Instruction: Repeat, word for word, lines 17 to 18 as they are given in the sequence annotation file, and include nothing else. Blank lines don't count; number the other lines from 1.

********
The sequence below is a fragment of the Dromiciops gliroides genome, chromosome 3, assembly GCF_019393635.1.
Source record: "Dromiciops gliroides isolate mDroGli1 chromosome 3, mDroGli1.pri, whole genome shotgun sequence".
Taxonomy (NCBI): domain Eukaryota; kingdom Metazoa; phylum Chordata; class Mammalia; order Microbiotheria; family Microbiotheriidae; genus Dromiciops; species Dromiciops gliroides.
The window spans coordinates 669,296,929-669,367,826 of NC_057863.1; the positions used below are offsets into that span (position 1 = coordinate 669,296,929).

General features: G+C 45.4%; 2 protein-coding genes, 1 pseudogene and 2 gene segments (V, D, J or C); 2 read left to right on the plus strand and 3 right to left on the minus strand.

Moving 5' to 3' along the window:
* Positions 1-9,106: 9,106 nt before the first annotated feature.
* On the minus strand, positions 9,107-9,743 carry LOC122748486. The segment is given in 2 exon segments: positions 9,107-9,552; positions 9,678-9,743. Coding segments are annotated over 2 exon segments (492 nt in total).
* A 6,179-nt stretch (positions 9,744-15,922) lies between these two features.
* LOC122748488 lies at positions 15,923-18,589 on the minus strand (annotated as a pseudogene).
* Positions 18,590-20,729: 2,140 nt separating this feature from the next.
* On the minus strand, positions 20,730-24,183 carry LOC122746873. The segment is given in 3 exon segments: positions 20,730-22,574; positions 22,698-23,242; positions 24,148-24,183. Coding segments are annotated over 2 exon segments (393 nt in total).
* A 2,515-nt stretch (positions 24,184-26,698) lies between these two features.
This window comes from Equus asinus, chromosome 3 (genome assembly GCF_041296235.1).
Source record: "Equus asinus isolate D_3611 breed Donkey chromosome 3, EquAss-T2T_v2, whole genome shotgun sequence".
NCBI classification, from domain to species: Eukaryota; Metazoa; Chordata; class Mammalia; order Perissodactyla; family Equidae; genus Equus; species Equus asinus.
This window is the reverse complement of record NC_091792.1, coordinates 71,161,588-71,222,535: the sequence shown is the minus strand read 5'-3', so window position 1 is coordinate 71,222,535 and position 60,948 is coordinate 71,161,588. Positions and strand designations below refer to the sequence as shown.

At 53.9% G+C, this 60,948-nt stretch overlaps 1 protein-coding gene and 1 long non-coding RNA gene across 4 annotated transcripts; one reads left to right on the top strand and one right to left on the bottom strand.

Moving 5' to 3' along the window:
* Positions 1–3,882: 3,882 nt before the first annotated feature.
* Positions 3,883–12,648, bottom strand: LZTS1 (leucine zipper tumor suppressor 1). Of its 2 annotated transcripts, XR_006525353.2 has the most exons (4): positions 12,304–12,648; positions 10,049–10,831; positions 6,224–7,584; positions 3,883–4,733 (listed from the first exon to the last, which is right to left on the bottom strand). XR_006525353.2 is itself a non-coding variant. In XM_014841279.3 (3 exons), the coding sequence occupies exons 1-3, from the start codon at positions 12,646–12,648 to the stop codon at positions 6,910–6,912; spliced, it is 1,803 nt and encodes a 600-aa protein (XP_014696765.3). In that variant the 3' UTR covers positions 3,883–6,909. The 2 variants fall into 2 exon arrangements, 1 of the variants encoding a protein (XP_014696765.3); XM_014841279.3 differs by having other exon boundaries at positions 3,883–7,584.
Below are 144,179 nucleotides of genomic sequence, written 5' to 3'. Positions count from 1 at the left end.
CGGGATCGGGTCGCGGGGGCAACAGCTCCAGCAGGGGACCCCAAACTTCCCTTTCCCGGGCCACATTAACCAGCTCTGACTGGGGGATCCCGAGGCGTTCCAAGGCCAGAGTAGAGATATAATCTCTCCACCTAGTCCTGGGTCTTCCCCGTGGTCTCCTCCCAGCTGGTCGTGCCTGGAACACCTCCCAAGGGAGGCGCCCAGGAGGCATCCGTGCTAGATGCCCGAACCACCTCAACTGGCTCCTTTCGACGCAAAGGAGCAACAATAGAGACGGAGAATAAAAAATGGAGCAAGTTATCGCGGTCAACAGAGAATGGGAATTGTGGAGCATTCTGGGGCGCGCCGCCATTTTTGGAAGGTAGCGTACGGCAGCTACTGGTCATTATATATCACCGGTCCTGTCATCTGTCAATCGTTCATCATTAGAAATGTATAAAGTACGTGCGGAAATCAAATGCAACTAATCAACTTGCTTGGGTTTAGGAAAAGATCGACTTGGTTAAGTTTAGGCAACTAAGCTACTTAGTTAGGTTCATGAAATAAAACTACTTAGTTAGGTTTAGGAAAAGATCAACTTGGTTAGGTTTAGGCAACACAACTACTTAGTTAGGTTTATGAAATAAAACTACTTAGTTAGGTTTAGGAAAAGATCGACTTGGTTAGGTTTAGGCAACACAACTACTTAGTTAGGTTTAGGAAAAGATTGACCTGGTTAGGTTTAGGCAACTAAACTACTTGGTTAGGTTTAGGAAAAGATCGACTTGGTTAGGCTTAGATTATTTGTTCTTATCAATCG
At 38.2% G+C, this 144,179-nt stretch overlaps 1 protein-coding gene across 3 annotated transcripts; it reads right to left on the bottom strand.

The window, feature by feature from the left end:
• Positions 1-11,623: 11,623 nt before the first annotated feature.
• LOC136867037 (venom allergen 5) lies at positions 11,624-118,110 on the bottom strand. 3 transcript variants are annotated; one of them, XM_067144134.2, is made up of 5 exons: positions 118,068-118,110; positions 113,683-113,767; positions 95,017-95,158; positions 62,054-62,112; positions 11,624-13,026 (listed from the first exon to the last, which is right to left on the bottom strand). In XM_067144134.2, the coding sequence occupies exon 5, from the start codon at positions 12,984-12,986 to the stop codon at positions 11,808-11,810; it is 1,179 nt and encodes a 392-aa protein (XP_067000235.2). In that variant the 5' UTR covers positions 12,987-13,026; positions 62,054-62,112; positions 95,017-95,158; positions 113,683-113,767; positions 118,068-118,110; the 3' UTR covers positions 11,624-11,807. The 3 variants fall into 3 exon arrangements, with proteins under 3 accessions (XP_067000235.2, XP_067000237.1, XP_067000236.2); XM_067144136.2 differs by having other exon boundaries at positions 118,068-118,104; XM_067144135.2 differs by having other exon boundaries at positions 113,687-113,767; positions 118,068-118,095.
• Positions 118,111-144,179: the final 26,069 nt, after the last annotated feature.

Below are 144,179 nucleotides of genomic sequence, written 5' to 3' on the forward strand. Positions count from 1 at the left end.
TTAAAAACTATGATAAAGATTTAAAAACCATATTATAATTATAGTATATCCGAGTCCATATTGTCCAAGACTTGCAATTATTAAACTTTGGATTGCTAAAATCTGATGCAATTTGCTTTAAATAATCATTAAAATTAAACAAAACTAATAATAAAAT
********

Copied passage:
This window is the reverse complement of record NC_091792.1, coordinates 71,161,588-71,222,535: the sequence shown is the minus strand read 5'-3', so window position 1 is coordinate 71,222,535 and position 60,948 is coordinate 71,161,588. Positions and strand designations below refer to the sequence as shown.

At 53.9% G+C, this 60,948-nt stretch overlaps 1 protein-coding gene and 1 long non-coding RNA gene across 4 annotated transcripts; one reads left to right on the top strand and one right to left on the bottom strand.